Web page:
Cherub had to use the bathroom. I took her into the class bathroom and wanted to be sick. There was urine on all the toilet seats. Two special needs classes shared the bathroom. The bathrooms had no stalls, only curtains that were too long and heavy for the Cherub to manage on her own. Children from the next classroom also used the same bathroom, unattended. Some of these children are emotionally disturbed (and thus, a possible safety threat to my daughter). They are higher functioning than my daughter and the children in the classroom I was visiting, so there are 17 year old children in that classroom who function at about a ten year old level- using a bathroom with my child, who functions about at a 2 y.o. level. When I took her to the bathroom, the teachers all got very excited and said, “She could go to the bathroom by herself! None of our other students can do that. It would be wonderful to work with a child who could handle her own toileting!”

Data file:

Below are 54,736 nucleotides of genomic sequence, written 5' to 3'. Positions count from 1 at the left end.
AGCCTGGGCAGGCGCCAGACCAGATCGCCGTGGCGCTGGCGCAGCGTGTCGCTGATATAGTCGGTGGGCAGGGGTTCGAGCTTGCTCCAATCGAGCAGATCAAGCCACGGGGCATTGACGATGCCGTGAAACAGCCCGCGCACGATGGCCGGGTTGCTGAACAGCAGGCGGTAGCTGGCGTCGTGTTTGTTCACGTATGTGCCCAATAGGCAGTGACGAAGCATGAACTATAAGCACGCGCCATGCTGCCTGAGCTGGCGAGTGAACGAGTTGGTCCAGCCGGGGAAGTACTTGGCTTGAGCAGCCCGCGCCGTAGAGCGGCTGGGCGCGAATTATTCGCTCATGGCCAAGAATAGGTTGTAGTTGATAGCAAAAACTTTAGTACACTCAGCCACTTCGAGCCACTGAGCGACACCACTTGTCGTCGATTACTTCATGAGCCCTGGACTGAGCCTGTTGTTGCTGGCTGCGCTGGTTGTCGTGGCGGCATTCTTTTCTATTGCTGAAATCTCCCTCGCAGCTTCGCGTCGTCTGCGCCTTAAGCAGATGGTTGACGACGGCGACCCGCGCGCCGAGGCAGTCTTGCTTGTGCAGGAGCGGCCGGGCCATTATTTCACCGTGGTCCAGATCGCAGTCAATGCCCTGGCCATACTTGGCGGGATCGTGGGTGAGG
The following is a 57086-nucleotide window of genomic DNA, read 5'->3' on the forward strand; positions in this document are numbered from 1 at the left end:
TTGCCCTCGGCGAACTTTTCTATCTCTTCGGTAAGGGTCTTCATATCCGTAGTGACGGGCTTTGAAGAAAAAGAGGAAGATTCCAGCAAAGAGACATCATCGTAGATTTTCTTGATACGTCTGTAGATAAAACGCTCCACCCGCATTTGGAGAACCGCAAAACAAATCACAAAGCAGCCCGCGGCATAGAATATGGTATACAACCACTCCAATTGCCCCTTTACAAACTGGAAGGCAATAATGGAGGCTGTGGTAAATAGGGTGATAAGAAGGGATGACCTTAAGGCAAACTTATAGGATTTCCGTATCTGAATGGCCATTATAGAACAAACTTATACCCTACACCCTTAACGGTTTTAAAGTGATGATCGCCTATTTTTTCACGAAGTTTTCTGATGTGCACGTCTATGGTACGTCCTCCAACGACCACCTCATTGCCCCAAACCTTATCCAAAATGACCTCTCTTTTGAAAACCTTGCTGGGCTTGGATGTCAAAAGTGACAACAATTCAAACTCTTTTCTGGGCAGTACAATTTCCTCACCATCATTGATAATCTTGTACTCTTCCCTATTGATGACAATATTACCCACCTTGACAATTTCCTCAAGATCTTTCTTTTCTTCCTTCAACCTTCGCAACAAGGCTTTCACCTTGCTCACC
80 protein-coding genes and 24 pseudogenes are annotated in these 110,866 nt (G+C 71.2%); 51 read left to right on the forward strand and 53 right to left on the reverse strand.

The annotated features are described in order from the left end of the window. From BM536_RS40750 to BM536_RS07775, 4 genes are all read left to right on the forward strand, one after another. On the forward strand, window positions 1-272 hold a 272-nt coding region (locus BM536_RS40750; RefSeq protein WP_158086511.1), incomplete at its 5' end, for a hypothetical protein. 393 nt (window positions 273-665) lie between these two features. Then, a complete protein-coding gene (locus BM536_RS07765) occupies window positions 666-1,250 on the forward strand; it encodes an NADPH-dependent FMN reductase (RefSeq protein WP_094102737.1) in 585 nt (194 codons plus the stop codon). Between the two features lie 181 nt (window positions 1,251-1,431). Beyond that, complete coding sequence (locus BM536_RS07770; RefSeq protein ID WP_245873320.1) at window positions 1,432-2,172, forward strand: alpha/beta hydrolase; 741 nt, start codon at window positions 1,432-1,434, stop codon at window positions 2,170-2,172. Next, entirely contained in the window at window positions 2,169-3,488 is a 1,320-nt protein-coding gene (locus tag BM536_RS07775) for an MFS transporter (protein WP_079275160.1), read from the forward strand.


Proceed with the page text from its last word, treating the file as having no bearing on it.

Some of the children get physical and speech therapy for a few minutes a day.
They don’t actually have a physical therapist. The occupational therapist did double duty and performed the physical therapy.

Then came the kicker. Nobody in the classroom- in fact in the whole school-
knew sign language. My daughter can hear, but she cannot speak and communicates only through sign language, as I made thoroughly clear to the administrator when I made the appointment.

I was the only one who thought this was a problem. Everybody there assured me
that the Cherub would do well in the classroom, and they would all make an effort to
learn sign language.

After we’d been there a few hours, the office delivered a message that the administrator I was there to meet would not be coming, so we should not wait for her. I went home and called B., the lady who never showed up. She simply had been in a meeting that went over, she said. There were no apologies, just the bare announcement of fact. She asked me when I would be enrolling the Cherub. She said again that she was certain I would be much happier since they could meet her needs in ways that I wasn’t meeting them at home (and, again, we had not ever discussed what we did at home, and she had not seen our IEP. So she did not know anything about how Cherub’s needs were met at home).

I said, “Well, there’s a problem. We’re only interested in having our Cherub in school if the school can provide something I can’t. Nobody there can sign, so clearly, the school cannot meet even her basic needs and I can. She won’t be going to school. However, I’d be interested in meeting with the speech and physical therapists to see if they can provide any services superior to what we have to offer at home.”